This year, the Annual Meeting of the American Society of Clinical Oncology (ASCO) did not produce any truly groundbreaking revelations about new treatments for lung cancer. However, researchers did report quite a few positive findings, and some disappointing ones. I have summarized some of the more prominent presentations below. Continue reading…
“Swiss drugmaker Roche released on Monday what it called encouraging early data on cancer drug atezolizumab in combination therapy for treating a form of advanced melanoma.
“A phase Ib study of atezolizumab (MPDL3280A), used in combination with the BRAF inhibitor Zelboraf for previously untreated BRAFV600 mutation-positive inoperable or metastatic melanoma, showed adverse events were “manageable and generally reversible”, it said.
“It showed the combination resulted in an objective response rate of 76 percent of people, including three complete responders.”
“Exelixis, Inc.EXEL, -1.02% today announced positive overall survival (OS) results from coBRIM, the phase 3 pivotal trial evaluating cobimetinib, a specific MEK inhibitor discovered by Exelixis, in combination with vemurafenib in previously untreated patients with unresectable locally advanced or metastatic melanoma carrying a BRAF V600 mutation. Exelixis’ collaborator Genentech, a member of the Roche Group, informed the company that coBRIM met its secondary endpoint of demonstrating a statistically significant and clinically meaningful increase in overall survival for patients receiving the combination of cobimetinib and vemurafenib, as compared to vemurafenib monotherapy. Ongoing study monitoring did not identify any new safety signals. Long-term safety data are expected later this year. These data will be the subject of a presentation at an upcoming medical meeting.”
“A new kind of cancer study supports the idea that traditional treatment can be turned on its head, with patients given targeted therapy based not on where their tumors started but on their own genetic mutations.
“Researchers used a targeted melanoma drug to treat patients with a range of cancers, from lung cancer to brain cancer, who weren’t being helped by traditional chemotherapy any more. Even though they had many different types of tumors, they all had one thing in common — a genetic mutation called BRAFV600.
“It’s a mutation familiar to doctors who treat melanoma, the deadliest form of skin cancer. It’s seen in about half of melanoma cases. A pill called vemurafenib, sold under the brand name Zelboraf, specifically targets the mutation. It helps about half of patients with melanoma who have the mutation.
“The same mutation is sometimes seen in colon cancer, lung cancer, thyroid cancer, brain tumors and some blood cancers.”
“Roche (SIX: RO, ROG; OTCQX: RHHBY) today announced follow-up data from two studies of the investigational MEK inhibitor cobimetinib in combination with Zelboraf® (vemurafenib). Updated data from the pivotal coBRIM Phase III study showed the combination helped people with previously untreated BRAF V600 mutation-positive advanced melanoma live a median of one year (12.3 months) without their disease worsening or death (progression-free survival; PFS) compared to 7.2 months with Zelboraf alone (hazard ratio [HR]=0.58, 95 percent confidence interval [CI] 0.46-0.72).1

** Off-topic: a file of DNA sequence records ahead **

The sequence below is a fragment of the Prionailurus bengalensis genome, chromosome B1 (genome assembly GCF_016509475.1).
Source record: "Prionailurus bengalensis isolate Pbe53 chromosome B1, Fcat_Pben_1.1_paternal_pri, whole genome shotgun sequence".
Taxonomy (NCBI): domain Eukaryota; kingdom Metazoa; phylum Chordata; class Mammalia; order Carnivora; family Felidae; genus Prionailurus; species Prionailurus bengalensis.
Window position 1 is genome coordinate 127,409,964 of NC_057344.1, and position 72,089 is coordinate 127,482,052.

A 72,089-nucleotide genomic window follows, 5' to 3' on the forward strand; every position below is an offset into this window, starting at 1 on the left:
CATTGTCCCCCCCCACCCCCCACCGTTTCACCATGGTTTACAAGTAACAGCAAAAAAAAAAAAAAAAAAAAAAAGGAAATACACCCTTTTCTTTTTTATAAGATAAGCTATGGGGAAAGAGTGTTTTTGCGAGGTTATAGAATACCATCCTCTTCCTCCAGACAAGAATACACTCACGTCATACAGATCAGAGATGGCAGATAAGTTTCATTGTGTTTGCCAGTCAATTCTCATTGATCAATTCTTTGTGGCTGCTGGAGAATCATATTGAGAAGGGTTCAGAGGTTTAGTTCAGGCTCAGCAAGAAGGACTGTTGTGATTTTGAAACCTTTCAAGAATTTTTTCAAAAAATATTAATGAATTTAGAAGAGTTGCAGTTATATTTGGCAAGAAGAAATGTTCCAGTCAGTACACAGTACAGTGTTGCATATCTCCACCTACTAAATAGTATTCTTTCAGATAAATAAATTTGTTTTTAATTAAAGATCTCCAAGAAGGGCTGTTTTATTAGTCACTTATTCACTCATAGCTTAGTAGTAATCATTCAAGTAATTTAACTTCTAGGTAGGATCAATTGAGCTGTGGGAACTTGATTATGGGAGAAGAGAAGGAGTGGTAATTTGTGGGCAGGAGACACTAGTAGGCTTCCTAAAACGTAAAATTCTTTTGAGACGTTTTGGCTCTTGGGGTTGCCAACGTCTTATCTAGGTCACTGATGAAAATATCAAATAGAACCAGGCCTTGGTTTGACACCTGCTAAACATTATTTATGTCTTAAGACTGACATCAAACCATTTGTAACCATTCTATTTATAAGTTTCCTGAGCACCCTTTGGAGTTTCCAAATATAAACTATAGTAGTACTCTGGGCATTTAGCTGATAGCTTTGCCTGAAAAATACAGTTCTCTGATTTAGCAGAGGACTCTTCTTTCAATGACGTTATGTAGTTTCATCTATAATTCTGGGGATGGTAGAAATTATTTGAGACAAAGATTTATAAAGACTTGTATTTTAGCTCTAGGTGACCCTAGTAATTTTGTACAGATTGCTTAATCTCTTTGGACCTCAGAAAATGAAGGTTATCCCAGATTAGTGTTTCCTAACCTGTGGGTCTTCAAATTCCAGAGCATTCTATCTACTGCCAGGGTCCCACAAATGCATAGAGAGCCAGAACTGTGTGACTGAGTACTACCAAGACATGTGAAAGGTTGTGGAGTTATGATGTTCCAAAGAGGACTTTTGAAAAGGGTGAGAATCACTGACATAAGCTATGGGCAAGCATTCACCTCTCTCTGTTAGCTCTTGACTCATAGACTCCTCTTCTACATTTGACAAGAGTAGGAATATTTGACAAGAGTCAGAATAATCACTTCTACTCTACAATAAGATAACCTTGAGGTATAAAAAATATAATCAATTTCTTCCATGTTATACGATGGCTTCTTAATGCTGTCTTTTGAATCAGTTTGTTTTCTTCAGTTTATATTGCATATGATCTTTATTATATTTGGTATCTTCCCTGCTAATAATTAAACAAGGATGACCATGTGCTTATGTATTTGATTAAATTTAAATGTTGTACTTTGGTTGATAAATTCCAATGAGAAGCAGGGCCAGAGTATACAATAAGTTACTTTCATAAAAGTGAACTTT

“ ‘The combination of cobimetinib and Zelboraf extended the time people lived without their disease getting worse to a year,’ said Sandra Horning, M.D., Chief Medical Officer and Head of Global Product Development. ‘These results are exciting because they underscore the importance of combining medicines that target the signals, which cause about half of all melanomas to grow.’ “
The drugs pembrolizumab (Keytruda) and nivolumab (Opdivo) were approved by the U.S. Food and Drug Administration (FDA) in 2014 and 2015, respectively. These two competing blockbuster drugs are already changing the outlook in metastatic melanoma, previously considered to be a fatal disease. Known as ‘immune checkpoint inhibitors,’ they work by releasing ‘brakes’ on a patient’s own immune system, freeing it to attack tumors. In the wake of their success, researchers are now taking immune checkpoint inhibition in new directions. Continue reading…
“A subset of lung cancer patients can derive important clinical benefits from drugs that are more commonly used to treat melanoma, the authors of a new academic clinical trial in Europe have reported at the European Lung Cancer Conference (ELCC) in Geneva, Switzerland.
“Dr. Oliver Gautschi, a medical oncologist from Lucern Cantonal Hospital in Switzerland, presented the results of the retrospective EURAF cohort study, which included lung cancer patients whose tumours carried specific mutations in the BRAF gene. The study was conducted by a network of European oncologists, without company involvement.
“BRAF mutations are commonly seen in melanoma patients, and are found in about 2% of lung adenocarcinomas, Gautschi explains. Several inhibitors of the B-Raf protein, including vemurafenib and dabrafenib, have been developed for use in melanoma patients, however there is currently no approved drug for BRAF-mutant lung cancer.
“As a result, experience with B-Raf inhibitors in lung cancer remains limited. ‘In the current study, we wanted to find out how many patients in Europe received B-Raf inhibitors outside of a clinical trial, and what their outcomes were,’ Gautschi says.
“The EURAF study gathered information on 35 lung cancer patients who had been identified as carrying BRAF mutations, who were treated with B-Raf inhibitors between 2012 and 2014.”